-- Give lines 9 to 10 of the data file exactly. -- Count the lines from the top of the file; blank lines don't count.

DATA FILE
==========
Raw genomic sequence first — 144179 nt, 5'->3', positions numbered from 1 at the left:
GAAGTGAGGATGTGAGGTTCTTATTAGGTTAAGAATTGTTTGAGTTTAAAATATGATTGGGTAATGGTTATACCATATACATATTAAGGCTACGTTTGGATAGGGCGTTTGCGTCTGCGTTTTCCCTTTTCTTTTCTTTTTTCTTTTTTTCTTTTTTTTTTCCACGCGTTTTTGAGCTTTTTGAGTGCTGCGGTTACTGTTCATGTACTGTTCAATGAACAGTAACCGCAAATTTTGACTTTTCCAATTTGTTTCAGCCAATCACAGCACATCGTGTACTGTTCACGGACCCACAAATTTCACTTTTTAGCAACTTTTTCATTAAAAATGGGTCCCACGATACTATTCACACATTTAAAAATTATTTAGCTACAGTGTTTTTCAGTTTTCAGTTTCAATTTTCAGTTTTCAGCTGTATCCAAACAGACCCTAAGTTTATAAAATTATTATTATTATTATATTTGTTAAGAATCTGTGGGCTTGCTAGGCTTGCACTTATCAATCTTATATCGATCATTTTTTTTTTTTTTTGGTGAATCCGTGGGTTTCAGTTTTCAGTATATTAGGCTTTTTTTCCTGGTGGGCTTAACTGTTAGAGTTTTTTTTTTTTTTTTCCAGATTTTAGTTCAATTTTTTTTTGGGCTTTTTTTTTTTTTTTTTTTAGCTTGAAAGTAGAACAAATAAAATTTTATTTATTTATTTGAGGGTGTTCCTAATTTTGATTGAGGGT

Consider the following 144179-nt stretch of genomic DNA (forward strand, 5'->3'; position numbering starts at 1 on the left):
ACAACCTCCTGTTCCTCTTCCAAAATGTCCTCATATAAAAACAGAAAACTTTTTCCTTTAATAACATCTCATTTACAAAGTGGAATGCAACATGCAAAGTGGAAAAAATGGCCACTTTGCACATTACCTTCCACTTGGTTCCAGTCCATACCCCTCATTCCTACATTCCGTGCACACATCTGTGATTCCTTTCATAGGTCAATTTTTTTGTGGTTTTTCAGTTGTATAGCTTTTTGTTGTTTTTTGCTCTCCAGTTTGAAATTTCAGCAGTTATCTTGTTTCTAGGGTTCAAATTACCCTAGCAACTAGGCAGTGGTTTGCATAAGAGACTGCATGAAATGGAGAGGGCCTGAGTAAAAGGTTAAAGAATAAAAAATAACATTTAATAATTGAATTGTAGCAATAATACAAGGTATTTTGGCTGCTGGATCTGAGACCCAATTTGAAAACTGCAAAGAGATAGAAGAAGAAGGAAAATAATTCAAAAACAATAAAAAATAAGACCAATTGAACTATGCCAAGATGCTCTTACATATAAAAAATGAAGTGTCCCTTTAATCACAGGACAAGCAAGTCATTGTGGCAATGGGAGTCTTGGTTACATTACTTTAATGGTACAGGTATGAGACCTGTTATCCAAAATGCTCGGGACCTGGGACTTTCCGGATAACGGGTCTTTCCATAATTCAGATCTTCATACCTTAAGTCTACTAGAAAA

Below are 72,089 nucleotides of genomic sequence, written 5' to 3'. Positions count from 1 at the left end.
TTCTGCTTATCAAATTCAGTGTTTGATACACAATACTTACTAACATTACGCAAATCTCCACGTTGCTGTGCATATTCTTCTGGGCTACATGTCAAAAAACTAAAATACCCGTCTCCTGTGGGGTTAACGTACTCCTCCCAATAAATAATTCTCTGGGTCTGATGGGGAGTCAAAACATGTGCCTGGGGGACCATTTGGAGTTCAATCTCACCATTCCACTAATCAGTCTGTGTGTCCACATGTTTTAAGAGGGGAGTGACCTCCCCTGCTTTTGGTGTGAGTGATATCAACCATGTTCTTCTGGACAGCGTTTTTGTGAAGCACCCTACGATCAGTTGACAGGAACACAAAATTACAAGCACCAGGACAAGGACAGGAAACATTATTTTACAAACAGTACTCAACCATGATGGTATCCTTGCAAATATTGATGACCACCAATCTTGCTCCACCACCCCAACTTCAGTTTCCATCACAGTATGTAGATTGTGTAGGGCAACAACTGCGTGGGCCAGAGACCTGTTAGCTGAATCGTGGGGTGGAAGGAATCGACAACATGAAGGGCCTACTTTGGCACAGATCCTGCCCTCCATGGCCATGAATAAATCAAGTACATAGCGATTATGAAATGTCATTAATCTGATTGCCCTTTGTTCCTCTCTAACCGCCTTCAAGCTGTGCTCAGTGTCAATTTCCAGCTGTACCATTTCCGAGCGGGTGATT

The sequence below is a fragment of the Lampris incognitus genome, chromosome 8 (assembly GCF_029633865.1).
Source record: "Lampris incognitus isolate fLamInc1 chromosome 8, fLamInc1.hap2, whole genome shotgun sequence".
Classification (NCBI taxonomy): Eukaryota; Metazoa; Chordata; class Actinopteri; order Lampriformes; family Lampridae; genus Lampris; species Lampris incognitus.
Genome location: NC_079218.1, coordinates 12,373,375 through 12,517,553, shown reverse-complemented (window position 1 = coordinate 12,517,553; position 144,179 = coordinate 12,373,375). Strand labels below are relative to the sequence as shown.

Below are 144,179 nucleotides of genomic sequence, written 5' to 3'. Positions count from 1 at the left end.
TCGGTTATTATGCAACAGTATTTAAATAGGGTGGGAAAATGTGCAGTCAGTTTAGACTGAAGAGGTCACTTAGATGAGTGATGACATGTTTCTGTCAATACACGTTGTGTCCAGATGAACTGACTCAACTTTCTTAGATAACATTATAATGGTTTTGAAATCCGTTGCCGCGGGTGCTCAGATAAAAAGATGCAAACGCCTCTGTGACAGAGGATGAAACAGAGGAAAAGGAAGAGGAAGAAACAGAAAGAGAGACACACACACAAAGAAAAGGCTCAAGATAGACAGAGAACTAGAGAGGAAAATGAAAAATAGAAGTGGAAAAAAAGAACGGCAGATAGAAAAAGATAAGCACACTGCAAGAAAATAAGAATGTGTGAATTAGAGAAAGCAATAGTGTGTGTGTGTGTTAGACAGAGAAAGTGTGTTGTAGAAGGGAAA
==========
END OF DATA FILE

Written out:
Classification (NCBI taxonomy): Eukaryota; Metazoa; Chordata; class Actinopteri; order Lampriformes; family Lampridae; genus Lampris; species Lampris incognitus.
Genome location: NC_079218.1, coordinates 12,373,375 through 12,517,553, shown reverse-complemented (window position 1 = coordinate 12,517,553; position 144,179 = coordinate 12,373,375). Strand labels below are relative to the sequence as shown.